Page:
These art business books will help grow your career whether you need advice on art marketing, legal issues, selling or grant writing.


The Artist’s Guide: How to Make a Living Doing What You Love

Author: Jackie Battenfield

Jackie Battenfield, a successful artist and professional development coach, wrote this comprehensive guide to teach emerging and mid-career artists how to build and maintain a professional art career. Battenfield provides strategies for all aspects of the job – marketing, online promotion, grant writing and portfolio development. It’s all easy to comprehend through her real-life examples, illustrations and step-by-step exercises. Keep this book by the nightstand!


I’d Rather Be in the Studio: The Artist’s No-Excuse Guide to Self-Promotion

Author: Alyson Stanfield

“Enjoy sharing your art as much as your enjoy making it.” – Alyson Stanfield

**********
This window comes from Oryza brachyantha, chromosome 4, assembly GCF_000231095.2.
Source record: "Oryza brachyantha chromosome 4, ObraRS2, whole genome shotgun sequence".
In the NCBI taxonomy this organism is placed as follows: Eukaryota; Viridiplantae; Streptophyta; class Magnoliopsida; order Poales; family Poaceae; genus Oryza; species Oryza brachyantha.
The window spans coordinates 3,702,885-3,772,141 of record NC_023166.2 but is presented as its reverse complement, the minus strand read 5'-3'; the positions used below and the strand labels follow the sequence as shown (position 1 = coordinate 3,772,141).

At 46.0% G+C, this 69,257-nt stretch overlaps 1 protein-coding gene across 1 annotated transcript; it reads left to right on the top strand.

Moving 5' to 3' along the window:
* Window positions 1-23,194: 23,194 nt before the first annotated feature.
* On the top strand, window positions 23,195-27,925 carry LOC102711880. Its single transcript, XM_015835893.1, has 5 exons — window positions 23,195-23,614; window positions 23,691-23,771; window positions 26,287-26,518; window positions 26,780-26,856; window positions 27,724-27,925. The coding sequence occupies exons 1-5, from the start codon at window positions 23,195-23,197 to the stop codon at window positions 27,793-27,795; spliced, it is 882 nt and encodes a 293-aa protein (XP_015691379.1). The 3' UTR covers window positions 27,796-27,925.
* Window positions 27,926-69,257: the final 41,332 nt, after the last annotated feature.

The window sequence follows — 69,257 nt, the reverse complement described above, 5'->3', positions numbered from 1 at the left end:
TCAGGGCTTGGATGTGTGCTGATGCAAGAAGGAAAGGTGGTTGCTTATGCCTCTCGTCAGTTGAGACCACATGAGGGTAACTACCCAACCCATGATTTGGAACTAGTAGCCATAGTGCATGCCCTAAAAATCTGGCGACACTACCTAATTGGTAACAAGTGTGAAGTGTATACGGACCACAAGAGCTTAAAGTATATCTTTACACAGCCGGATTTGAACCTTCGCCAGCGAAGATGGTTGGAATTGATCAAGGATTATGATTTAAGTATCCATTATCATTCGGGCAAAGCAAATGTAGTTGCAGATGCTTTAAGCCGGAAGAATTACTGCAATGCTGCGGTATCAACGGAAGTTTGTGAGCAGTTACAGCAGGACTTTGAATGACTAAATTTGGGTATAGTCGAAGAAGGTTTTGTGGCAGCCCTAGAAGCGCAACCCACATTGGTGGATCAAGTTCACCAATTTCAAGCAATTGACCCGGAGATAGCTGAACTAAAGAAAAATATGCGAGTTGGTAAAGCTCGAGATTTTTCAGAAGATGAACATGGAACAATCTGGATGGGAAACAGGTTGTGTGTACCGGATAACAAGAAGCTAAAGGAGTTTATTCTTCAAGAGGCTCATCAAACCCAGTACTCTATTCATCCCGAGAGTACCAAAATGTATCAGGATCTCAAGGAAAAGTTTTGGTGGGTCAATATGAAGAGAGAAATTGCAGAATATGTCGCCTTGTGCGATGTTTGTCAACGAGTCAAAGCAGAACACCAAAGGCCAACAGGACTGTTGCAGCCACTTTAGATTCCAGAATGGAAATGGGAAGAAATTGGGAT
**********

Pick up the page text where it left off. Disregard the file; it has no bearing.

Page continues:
Self-promotion is a big part of succeeding in the art world  and unfortunately for most artists, it doesn’t come easy.  Luckily, Alyson Stanfield, an art marketing expert, consultant, and author of the popular The Art Biz Blog, helps artists market themselves authentically and genuinely. This book focuses on Internet marketing – building a social media presence, blogging and newsletter secrets, and getting your name into search engines.


Legal Guide for the Visual Artist

Author: Tad Crawford

Whether you like it or not, the legal system is a part of our professional lives. Art law expert, Tad Crawford, crafted an informative guide of the legal implications artists face. He walks through contracts, taxes, copyright, litigation, commissions, licensing, and artist-gallery relationships with practical examples. He also shares sample legal forms and contracts, and offers tips for connecting with affordable attorneys.


Arts & Numbers: A Financial Guide for Artists, Writers, Performers, and Other Members of the Creative Class